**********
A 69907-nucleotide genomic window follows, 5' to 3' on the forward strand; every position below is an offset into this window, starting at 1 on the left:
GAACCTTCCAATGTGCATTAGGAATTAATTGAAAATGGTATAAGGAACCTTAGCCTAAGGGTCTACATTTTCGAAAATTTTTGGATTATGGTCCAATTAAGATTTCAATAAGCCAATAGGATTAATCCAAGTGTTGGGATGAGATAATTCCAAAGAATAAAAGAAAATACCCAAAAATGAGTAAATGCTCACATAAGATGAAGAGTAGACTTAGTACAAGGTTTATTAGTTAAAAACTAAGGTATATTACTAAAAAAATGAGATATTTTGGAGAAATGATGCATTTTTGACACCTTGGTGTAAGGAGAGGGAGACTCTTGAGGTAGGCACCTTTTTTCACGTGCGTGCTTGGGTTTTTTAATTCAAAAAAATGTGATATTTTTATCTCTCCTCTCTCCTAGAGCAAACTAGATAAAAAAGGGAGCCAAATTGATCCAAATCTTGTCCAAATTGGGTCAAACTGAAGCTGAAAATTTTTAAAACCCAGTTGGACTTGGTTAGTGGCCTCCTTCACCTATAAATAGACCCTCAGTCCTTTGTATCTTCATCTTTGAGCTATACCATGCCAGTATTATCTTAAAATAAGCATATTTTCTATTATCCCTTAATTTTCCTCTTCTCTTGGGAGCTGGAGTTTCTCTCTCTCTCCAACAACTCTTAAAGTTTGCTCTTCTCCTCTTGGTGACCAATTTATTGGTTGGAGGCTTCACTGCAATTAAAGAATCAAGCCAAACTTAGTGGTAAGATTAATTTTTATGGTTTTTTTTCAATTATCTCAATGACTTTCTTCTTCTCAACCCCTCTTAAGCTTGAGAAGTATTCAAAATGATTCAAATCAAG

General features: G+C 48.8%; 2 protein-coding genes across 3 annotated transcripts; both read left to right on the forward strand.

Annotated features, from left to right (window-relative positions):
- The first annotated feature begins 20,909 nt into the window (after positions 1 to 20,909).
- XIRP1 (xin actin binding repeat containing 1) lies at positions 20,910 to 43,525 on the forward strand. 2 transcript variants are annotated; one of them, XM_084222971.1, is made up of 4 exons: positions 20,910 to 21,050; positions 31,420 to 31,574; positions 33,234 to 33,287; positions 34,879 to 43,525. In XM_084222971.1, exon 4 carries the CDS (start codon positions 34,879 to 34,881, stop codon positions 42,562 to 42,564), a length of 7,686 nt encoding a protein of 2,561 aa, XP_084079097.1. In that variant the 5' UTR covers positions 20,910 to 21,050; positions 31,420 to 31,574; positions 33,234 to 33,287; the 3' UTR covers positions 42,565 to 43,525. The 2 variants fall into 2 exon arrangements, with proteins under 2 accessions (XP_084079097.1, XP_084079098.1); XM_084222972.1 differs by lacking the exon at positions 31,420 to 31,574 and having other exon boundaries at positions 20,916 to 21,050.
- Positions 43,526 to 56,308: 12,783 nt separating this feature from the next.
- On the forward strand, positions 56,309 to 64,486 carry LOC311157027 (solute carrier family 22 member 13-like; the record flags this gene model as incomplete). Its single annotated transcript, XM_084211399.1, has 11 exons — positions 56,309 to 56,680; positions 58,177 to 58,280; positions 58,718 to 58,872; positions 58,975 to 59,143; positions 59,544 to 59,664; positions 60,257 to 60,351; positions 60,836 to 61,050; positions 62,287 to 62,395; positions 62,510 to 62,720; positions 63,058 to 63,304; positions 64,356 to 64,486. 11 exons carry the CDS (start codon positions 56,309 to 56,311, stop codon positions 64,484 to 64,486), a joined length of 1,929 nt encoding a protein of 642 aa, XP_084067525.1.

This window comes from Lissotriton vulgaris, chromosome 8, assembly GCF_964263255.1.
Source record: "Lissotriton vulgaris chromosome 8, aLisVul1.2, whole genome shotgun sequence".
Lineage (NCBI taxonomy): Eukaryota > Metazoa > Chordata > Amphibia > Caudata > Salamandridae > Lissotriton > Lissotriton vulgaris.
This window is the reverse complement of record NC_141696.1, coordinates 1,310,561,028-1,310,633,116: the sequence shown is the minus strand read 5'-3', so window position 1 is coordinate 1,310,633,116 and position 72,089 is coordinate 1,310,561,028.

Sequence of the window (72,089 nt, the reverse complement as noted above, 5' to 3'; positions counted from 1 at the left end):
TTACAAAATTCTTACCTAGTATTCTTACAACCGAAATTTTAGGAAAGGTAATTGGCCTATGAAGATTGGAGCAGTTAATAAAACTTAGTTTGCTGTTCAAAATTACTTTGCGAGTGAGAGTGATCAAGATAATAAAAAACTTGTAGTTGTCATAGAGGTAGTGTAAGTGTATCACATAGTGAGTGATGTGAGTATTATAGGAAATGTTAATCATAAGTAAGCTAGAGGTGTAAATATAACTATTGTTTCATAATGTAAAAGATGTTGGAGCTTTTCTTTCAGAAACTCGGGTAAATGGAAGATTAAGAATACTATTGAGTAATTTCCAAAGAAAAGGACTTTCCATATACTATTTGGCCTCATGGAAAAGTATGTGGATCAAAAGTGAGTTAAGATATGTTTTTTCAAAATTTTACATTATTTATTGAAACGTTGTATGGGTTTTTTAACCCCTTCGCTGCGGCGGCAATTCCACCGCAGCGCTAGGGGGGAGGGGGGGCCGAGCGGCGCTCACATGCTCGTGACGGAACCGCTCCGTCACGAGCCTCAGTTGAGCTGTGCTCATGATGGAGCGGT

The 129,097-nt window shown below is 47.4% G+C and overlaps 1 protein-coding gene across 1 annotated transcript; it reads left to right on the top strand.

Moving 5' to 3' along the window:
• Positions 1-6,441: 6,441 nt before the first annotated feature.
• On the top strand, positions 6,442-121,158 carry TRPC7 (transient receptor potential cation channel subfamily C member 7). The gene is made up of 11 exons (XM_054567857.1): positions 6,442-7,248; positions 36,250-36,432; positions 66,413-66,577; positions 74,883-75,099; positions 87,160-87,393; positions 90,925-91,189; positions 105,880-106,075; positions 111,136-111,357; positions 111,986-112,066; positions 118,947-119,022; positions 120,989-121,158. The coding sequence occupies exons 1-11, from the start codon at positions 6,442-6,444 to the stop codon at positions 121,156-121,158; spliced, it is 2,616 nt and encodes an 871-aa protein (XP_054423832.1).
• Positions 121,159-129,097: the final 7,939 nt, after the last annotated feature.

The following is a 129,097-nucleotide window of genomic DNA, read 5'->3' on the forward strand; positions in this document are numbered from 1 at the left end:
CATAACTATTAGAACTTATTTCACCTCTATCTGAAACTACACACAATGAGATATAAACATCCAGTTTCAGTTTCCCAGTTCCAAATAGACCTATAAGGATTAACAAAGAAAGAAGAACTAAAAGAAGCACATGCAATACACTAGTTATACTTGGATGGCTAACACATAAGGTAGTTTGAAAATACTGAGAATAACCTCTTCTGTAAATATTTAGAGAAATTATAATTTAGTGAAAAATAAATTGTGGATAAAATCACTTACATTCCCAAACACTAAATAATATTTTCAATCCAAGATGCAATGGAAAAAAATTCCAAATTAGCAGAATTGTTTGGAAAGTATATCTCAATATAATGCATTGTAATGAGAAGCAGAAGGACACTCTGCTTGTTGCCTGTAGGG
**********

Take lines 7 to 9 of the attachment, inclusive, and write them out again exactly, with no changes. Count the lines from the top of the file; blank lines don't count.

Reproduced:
- Positions 43,526 to 56,308: 12,783 nt separating this feature from the next.
- On the forward strand, positions 56,309 to 64,486 carry LOC311157027 (solute carrier family 22 member 13-like; the record flags this gene model as incomplete). Its single annotated transcript, XM_084211399.1, has 11 exons — positions 56,309 to 56,680; positions 58,177 to 58,280; positions 58,718 to 58,872; positions 58,975 to 59,143; positions 59,544 to 59,664; positions 60,257 to 60,351; positions 60,836 to 61,050; positions 62,287 to 62,395; positions 62,510 to 62,720; positions 63,058 to 63,304; positions 64,356 to 64,486. 11 exons carry the CDS (start codon positions 56,309 to 56,311, stop codon positions 64,484 to 64,486), a joined length of 1,929 nt encoding a protein of 642 aa, XP_084067525.1.

This window comes from Lissotriton vulgaris, chromosome 8, assembly GCF_964263255.1.